Yet another delay on road to justice and truth for Loughinisland families
The daughter of a man killed at Loughinisland has said victims' relatives are "frustrated" by a fresh delay in the case involving the Police Ombudsman's report into the massacre.
Emma Rogan called for the families of all those who died in the Troubles to "unite and stand together in the quest for truth".
Outside the High Court with a group of victims' relatives yesterday, Sinn Fein MLA Ms Rogan, whose 34-year-old father Adrian was one of six Catholic men gunned down by the UVF in the Heights Bar, said the families were simply searching for the truth.
Mr Rogan lost his life alongside Patrick O'Hare (35); Eamon Byrne (39); Malcolm Jenkinson (53); Daniel McCreanor (59), and Barney Green (87) as they watched a World Cup fixture between the Republic of Ireland and Italy on June 18, 1994.
Yesterday a court heard that the judge who ruled the Ombudsman's damning report into collusion in the massacre be quashed should recuse himself from the case.
Mr Justice McCloskey will now announce next Friday whether he is withdrawing.
Ms Rogan said: "We are obviously frustrated by the delay of another week.
"It has been a long journey for every member of this group and for all the families.
"Families shouldn't have to do this. They shouldn't have to come here and hear due process.
"What we want is the truth, all we ask for is the truth. All the families should unite and stand together in the quest for truth."
Referring to the argument in court that Mr Justice McCloskey should withdraw due to a potential public perception of subconscious bias, Michael Ritchie of Relatives for Justice said he believed the Loughinisland families were happy the issue was being addressed.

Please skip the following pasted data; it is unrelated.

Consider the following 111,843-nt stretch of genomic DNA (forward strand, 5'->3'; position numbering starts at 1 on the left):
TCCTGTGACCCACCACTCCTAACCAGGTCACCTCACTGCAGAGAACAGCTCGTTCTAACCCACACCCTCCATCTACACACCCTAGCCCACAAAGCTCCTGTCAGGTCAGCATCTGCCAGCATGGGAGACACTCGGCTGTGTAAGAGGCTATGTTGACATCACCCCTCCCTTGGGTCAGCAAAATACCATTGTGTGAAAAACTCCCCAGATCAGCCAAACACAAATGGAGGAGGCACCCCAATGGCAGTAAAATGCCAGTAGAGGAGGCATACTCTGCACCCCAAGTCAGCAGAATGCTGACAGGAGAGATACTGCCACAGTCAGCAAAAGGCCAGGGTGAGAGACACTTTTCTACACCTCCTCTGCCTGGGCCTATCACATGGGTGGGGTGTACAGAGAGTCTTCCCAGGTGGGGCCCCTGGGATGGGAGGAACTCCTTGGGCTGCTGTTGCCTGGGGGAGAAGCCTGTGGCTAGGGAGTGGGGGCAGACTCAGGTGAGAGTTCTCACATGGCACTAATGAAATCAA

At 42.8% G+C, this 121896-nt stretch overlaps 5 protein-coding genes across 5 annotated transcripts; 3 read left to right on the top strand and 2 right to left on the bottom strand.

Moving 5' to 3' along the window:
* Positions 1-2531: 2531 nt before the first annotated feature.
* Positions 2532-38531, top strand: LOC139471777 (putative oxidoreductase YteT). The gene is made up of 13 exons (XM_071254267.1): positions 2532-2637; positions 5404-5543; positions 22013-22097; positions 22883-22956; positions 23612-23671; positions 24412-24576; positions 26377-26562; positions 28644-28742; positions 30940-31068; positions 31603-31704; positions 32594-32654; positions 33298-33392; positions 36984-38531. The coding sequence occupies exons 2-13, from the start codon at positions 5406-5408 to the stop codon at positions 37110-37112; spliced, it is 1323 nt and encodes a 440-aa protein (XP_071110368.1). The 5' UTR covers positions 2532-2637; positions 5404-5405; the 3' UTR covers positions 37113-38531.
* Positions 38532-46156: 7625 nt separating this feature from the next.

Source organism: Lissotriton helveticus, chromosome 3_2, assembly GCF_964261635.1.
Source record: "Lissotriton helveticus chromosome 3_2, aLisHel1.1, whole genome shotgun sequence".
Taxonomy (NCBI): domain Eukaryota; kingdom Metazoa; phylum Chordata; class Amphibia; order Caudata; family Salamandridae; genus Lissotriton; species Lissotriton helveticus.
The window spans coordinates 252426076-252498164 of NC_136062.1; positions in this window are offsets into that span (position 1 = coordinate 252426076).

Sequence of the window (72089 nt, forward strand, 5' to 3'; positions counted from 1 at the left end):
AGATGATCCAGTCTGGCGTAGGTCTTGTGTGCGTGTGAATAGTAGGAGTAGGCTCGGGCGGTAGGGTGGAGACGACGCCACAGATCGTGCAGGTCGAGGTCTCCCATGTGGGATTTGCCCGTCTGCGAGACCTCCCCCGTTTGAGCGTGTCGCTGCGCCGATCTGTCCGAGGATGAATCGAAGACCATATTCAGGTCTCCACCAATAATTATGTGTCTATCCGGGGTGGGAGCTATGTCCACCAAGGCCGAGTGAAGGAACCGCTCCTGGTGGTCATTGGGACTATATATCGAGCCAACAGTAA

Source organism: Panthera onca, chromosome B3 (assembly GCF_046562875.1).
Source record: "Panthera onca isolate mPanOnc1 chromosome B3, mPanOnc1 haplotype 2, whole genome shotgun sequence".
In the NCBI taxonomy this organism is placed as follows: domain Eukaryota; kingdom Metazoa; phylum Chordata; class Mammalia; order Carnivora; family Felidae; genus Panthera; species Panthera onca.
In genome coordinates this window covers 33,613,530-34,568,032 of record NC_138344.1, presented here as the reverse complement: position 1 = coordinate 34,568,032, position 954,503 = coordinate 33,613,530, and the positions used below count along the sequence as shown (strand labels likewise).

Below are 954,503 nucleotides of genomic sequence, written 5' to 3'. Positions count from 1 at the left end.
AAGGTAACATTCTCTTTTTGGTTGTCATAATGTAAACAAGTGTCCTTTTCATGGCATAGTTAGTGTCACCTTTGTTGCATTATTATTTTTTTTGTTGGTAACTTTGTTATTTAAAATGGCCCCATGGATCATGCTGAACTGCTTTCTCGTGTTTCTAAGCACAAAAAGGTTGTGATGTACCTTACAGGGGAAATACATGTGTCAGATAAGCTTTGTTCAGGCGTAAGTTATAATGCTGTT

He added: "We feel that it is important for this to be aired, and now we just have to wait for the decision of the court. This is a very sensitive area."
Solicitor for the Loughinisland families Niall Murphy described the suggestion of a potential public perception of subconscious bias raised by the Police Ombudsman's legal representatives as a "very serious issue".
"The families are obliged to the court and to the carriage of the case for the opportunity to have this very serious issue raised," he said.
"We look forward to the court's judgment, which will be carefully considered, I'm sure, next Friday."
SDLP legacy spokeswoman Dolores Kelly said the Loughinisland families "must have justice after more than 20 years of campaigning".
"The Police Ombudsman's report into the murder of six innocent men in the Heights Bar has not yet been quashed," the Upper Bann MLA said.
"Last month's judgment at Belfast's High Court was bitterly disappointing for families who have campaigned for justice for over 20 years.
"Today's developments again underscore some of the unique challenges with dealing with the legacy of our past comprehensively.
"It's important that Mr Justice McCloskey takes time to consider the arguments heard today relating to unconscious bias and the need for public confidence in all aspects of cases of this nature."
She added: "The primary focus of all parties must remain on securing truth, justice and accountability for the victims of this atrocity."